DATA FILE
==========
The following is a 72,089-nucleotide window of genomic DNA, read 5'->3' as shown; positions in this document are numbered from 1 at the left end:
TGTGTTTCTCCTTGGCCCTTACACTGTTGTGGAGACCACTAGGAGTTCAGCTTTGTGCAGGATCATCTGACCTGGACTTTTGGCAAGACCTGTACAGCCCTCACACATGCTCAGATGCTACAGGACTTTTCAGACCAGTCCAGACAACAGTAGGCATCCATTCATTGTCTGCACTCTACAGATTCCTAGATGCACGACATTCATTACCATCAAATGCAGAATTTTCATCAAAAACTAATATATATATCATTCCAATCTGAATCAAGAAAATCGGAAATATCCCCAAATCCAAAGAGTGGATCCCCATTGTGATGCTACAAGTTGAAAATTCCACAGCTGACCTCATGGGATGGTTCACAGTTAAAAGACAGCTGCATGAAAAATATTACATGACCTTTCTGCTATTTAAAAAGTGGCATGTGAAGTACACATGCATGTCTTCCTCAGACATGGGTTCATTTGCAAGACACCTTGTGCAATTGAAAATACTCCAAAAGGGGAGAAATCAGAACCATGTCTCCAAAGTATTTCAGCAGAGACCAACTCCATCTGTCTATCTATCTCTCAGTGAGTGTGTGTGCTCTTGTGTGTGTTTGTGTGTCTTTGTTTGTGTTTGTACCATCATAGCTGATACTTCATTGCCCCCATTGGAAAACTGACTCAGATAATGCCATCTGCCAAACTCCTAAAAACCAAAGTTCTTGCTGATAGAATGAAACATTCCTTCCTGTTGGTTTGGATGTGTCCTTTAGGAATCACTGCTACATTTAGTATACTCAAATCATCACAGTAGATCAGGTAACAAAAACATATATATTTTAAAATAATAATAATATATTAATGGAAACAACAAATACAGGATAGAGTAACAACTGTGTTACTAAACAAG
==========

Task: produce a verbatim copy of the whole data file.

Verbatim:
The following is a 72,089-nucleotide window of genomic DNA, read 5'->3' as shown; positions in this document are numbered from 1 at the left end:
TGTGTTTCTCCTTGGCCCTTACACTGTTGTGGAGACCACTAGGAGTTCAGCTTTGTGCAGGATCATCTGACCTGGACTTTTGGCAAGACCTGTACAGCCCTCACACATGCTCAGATGCTACAGGACTTTTCAGACCAGTCCAGACAACAGTAGGCATCCATTCATTGTCTGCACTCTACAGATTCCTAGATGCACGACATTCATTACCATCAAATGCAGAATTTTCATCAAAAACTAATATATATATCATTCCAATCTGAATCAAGAAAATCGGAAATATCCCCAAATCCAAAGAGTGGATCCCCATTGTGATGCTACAAGTTGAAAATTCCACAGCTGACCTCATGGGATGGTTCACAGTTAAAAGACAGCTGCATGAAAAATATTACATGACCTTTCTGCTATTTAAAAAGTGGCATGTGAAGTACACATGCATGTCTTCCTCAGACATGGGTTCATTTGCAAGACACCTTGTGCAATTGAAAATACTCCAAAAGGGGAGAAATCAGAACCATGTCTCCAAAGTATTTCAGCAGAGACCAACTCCATCTGTCTATCTATCTCTCAGTGAGTGTGTGTGCTCTTGTGTGTGTTTGTGTGTCTTTGTTTGTGTTTGTACCATCATAGCTGATACTTCATTGCCCCCATTGGAAAACTGACTCAGATAATGCCATCTGCCAAACTCCTAAAAACCAAAGTTCTTGCTGATAGAATGAAACATTCCTTCCTGTTGGTTTGGATGTGTCCTTTAGGAATCACTGCTACATTTAGTATACTCAAATCATCACAGTAGATCAGGTAACAAAAACATATATATTTTAAAATAATAATAATATATTAATGGAAACAACAAATACAGGATAGAGTAACAACTGTGTTACTAAACAAG